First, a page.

|A prayer before Advent spiritual reading|
Thank you, dear Lord, for these few quiet moments to be with you this day.
May my prayer and reflection be fruitful.
Please sit with me as I read your word.
Point out to me the places where I need to pay special attention.
Help my mind to stay focused on what you are saying to me.
Please open my heart to the messages you wish me to hear.
Open my eyes to the new insights it is time for me to see.
Give me the grace and the courage to do one good thing because you have inspired me to do it.
May I see the star you have placed in the sky for me alone, and may I follow it faithfully and joyfully to you in the manger this Christmas morning.
May this time of spiritual preparation lead me to a Christmas that is good and holy, full of peace and joy, generosity and gratitude, awe and simplicity, beauty and love.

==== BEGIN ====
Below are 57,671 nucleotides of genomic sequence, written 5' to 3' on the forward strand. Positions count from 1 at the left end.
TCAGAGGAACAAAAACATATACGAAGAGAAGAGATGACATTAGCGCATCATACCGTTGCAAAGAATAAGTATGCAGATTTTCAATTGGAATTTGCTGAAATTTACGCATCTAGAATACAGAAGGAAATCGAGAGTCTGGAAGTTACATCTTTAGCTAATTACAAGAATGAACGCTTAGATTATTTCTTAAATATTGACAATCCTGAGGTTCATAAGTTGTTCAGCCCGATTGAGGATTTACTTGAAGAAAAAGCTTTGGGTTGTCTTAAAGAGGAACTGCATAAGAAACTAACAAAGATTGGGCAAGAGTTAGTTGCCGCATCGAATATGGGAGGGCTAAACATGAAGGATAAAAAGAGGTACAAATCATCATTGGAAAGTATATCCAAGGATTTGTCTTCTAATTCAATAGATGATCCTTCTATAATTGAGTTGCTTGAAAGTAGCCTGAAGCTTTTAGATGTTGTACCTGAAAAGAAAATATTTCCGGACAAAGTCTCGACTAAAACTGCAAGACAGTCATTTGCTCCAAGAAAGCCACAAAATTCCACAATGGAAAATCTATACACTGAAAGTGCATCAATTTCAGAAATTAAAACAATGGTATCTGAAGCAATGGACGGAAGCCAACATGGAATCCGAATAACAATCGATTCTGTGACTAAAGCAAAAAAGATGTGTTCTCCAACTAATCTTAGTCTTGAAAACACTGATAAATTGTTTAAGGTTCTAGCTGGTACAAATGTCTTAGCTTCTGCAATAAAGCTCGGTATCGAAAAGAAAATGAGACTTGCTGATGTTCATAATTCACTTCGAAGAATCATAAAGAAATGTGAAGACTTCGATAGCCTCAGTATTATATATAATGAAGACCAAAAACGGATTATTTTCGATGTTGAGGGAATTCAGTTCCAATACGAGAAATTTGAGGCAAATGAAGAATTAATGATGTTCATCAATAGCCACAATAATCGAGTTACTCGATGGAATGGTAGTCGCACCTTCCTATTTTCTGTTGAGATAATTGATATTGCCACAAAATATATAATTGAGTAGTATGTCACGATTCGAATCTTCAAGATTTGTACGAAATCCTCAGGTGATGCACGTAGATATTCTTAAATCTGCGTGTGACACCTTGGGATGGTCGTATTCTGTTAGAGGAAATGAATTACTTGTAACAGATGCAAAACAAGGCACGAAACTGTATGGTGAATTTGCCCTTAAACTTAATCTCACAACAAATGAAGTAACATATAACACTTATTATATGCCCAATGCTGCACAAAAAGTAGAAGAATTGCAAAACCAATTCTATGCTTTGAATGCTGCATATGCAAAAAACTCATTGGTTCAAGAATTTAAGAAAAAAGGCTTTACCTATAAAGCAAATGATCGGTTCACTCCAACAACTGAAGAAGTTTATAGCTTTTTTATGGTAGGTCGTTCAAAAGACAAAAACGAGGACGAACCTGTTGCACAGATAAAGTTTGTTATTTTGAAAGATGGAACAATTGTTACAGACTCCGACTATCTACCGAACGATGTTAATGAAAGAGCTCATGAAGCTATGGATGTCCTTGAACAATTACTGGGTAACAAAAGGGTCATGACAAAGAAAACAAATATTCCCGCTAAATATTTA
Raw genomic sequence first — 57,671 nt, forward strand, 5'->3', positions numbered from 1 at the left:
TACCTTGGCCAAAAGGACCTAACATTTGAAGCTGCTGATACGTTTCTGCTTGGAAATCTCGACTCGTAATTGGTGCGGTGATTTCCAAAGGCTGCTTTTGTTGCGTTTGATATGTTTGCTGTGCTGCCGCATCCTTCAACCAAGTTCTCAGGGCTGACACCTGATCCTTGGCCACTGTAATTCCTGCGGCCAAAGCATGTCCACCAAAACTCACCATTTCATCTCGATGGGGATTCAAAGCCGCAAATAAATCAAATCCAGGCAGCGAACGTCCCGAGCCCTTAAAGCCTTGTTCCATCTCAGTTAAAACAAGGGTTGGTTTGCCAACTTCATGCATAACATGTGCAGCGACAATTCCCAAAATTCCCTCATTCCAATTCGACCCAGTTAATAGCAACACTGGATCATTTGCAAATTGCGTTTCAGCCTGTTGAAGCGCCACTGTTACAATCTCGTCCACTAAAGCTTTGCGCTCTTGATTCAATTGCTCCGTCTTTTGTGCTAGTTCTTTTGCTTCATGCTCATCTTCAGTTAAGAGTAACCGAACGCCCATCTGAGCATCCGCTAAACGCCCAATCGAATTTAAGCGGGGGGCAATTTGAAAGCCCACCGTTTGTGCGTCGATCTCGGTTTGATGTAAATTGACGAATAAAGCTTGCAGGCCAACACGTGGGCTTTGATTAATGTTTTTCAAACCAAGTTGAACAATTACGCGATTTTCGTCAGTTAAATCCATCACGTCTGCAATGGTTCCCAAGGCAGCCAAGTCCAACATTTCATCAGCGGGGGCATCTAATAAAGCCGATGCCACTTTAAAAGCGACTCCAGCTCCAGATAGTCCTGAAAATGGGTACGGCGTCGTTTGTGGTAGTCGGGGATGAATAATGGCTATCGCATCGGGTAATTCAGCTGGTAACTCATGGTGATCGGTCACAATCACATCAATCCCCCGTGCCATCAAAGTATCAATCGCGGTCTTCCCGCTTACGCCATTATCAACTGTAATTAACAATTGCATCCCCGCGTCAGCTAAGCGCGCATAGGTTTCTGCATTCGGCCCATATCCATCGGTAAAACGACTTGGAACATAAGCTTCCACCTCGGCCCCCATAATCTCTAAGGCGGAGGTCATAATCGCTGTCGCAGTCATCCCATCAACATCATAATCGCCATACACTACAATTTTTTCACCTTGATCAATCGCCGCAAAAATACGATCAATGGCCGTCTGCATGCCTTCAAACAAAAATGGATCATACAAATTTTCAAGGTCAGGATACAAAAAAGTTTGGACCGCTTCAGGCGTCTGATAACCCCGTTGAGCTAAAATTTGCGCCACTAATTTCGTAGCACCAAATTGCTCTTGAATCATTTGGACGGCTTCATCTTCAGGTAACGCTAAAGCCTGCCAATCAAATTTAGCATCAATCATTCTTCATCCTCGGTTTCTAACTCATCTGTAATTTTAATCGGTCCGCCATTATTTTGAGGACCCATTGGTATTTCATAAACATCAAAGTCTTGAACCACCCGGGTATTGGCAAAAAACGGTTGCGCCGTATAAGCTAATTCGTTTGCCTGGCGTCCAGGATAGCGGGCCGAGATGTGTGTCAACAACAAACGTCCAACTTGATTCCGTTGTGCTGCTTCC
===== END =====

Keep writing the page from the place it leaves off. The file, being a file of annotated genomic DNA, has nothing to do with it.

Grant me a Christmas that is overflowing with all the magic and wonder of that first Christmas.
Putting It All Together
Although there are five distinct steps to the lectio divina process, we cannot expect that each step will happen methodically at carefully timed intervals. Like a conversation with a good friend, our thoughts and ideas will bounce around. God certainly can take us through all of these steps in just an instant. We might find that as soon as our mind latches onto a word, emotion or phrase from Scripture, we already know what God is calling us to do. Or we may pray and contemplate but no action comes to mind until hours or days later. We just need to keep our hearts always open to all five facets of this rich gift of biblically inspired conversation with God.
An excellent way to begin any conversation is by asking questions. We do not get to know another person if we do all the talking. Rather, we get to know someone better when we ask them questions. And so it is with lectio divina. By asking questions, we invite the Almighty do some of the talking! We get to know God’s heart a little better.